Fortunes have been made and lost in trading the stock markets, and there are literally trillions of dollars worldwide tied up in securities and trading portfolios. As such, the stock markets are a handy invention for those looking to earn money, and provide a means for pension funds and insurers to generate returns sufficient to keep them in business. But aside from the benefits the stock markets bring to traders, what is their actual purpose, and why do the stock markets even exist in the first place?
The core and utmost function of the stock markets is to provide businesses with a ready source of capital for expansion and inward investment. At the initial issue stage, large companies can raise billions from the markets by selling off equity in the form of shares, supplying it with the funding it needs to finance particular projects or strengthen the company’s books. In times to trouble, companies can turn initially to the stock markets to raise money, even in circumstances where banks and traditional lenders may be unwilling to offer a helping hand. The markets, by virtue of being comprised of a countless number of investors and larger funds, provide the finance in the form of share purchases in the hope that share prices will rise – when they do, shares can be sold to other investors with the difference being locked in as a profit.
In terms of the wider economic benefits of the markets, having such a ready source of capital is a major contributor to the state coffers, encouraging entrepreneurship and providing government with increased resources with which they can reinvest in the form of rising corporate tax receipts as businesses grow in line with their expansion funded by share issues. This can have a dramatic impact on the amount of money a government has to spend, in addition to increasing the capacity for employment within a particular economy (which in turn boosts gross income tax receipts).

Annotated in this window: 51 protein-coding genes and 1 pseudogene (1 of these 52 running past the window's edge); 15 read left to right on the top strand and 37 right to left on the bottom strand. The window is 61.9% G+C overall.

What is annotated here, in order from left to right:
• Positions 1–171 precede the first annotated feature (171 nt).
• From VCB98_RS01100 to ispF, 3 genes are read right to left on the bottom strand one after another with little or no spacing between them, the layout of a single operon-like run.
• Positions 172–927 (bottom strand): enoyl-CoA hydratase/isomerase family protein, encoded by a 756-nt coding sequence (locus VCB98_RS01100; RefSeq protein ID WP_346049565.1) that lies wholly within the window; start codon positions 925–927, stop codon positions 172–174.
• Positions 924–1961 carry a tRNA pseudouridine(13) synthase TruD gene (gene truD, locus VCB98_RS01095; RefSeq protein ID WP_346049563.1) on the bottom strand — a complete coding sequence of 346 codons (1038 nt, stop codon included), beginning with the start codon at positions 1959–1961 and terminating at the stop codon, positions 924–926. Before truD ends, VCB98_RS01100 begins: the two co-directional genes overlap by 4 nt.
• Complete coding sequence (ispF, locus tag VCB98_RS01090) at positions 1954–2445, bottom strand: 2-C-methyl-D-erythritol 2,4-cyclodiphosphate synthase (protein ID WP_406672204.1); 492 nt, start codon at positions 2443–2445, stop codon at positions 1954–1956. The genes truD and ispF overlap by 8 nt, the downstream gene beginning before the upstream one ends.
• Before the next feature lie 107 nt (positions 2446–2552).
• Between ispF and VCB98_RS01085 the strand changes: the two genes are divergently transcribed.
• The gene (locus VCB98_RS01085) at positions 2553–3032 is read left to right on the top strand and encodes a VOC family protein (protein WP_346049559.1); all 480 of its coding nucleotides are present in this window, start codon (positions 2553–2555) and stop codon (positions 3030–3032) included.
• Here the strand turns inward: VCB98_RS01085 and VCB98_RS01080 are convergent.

Without this vital role played by the markets, Western economies would be far less developed, individuals would be significantly less wealthy than at present and global standards of living would be significantly reduced.
Likewise, the markets also allow governments at a more direct level to raise capital in the form of debentures, which pay a specified rate of return at a specified future date. For governments with vast borrowing requirements, this facility is vital in ensuring schools can afford to open their doors, hospitals can afford to treat new patients, and the state can continue to support those on welfare. Without at all overplaying the role of the markets, the existence of such a facility for raising finance is absolutely critical to the success of government, society and business, and without it life as we know it would be very different.
Aside from their primary capital functions, the stock markets also act as a safeguard for employees, suppliers and other stakeholders in publicly traded companies. The stock market, as a result of listing rules and regulations and in facilitating share trading, permits external, independent corporate governance, effectively ensuring that companies behave in a sensible and positive way, and that the management are kept in check.
Because public companies have to adhere to strict requirements imposed by the stock markets to participate in share trading, and by virtue of opening up shares to the public (rather than keeping company ownership within a particular clique), businesses have no choice but to run themselves legitimately, to the indirect benefit of those with an interest in their management. That means suppliers can rely moreso on getting paid, employees can rely moreso on fair working conditions, and society can rely on big business to behave itself, or face the wrath of the shareholders at the next AGM.
In addition to simply providing a convenient way for willing traders and large corporations to make money, the markets also play a vital role in business and government, both directly and indirectly, affording ordinary citizens with a good standard of living and having a positive impact on society as a whole – both through acting as a check against unruly corporate behaviour and through providing the investment vital to economic growth and prosperity.